August 31, 2020
NestJS is a powerful, Angular-like, application framework built in Node.js. We use it in a few of our apps at nerd.vision including our Discord bot: @nerd.bot. Recently I’ve been trying to set up authentication for an internal single page application in a NestJS project, but as good as their documentation is, I found it didn’t provide any direct docs on how to authenticate via a generic OAuth2 service.
We’re going to add authentication via Discord using OAuth2 to an existing app. This will be done using NestJS purely as an API, so I’ll include a very basic front end to try it out with! If you just want to skip the tutorial and see the final code, scroll down to the bottom to see the example projects.
If you don’t have this but want to use Discord, you’ll need to go to the Discord developer area and create an application by clicking “New Application”. If you don’t already have a Discord account, just follow the instructions to create one, the process is pretty simple!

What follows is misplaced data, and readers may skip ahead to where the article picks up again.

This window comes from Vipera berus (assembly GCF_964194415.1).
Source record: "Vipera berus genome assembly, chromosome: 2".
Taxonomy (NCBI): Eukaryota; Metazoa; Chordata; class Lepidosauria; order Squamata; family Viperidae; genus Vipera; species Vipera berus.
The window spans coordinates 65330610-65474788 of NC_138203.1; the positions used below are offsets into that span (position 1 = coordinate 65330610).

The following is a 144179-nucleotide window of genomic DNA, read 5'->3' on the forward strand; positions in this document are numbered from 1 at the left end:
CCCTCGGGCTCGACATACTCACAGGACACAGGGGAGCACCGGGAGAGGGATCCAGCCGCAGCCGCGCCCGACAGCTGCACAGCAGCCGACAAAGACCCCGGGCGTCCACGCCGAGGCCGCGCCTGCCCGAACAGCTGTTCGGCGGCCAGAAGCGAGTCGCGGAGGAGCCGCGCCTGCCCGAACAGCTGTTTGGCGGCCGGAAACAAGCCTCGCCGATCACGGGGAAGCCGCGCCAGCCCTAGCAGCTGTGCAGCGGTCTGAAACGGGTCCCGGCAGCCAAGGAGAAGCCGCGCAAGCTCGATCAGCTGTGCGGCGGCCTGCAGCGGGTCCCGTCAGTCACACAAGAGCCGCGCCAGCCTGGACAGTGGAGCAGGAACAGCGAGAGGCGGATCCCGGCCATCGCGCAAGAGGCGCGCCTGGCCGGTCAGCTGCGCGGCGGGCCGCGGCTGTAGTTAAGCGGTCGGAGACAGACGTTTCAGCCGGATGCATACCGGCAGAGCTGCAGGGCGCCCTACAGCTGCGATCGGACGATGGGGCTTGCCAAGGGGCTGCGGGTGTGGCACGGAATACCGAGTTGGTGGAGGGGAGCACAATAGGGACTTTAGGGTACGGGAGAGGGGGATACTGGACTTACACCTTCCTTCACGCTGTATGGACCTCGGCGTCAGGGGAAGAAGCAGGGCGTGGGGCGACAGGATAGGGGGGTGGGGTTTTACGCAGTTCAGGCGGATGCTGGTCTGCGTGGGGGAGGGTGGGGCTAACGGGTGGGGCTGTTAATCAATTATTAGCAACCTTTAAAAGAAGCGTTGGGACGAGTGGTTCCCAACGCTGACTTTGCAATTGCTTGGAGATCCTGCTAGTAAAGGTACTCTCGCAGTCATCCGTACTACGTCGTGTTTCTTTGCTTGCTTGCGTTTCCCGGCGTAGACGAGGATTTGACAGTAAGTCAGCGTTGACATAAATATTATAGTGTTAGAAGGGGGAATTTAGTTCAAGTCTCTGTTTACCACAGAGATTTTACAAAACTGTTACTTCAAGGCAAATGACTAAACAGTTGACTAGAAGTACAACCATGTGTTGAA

1. First we need to install passport (and its types if you’re using TypeScript) as that is what will be powering our authentication
2. In the auth.module.ts, add the import for passport
3. Next let’s create a strategy for Discord. Strategies are effectively configurations that tell passport how to interact with whatever authentication methods you’re using
* Inside your auth module directory, create a new file call discord.strategy.ts with the following content
* This file contains three important things:
* Extending the PassportStrategy and giving our strategy the name ‘discord’ so we can reference it easily later
* Passing along the Discord OAuth configuration to passport in the constructor
* Validating the response from Discords authentication, allowing us to verify the user ourselves before allowing them through
* As you can see, we’re still missing the configuration and validation
* Don’t forget to add this file to the providers in the auth.module.ts
4. For each property in the configuration, let’s add the required info
* authorizationUrl: https://discordapp.com/api/oauth2/authorize?authParams
* This tells passport where to go to validate the auth with Discord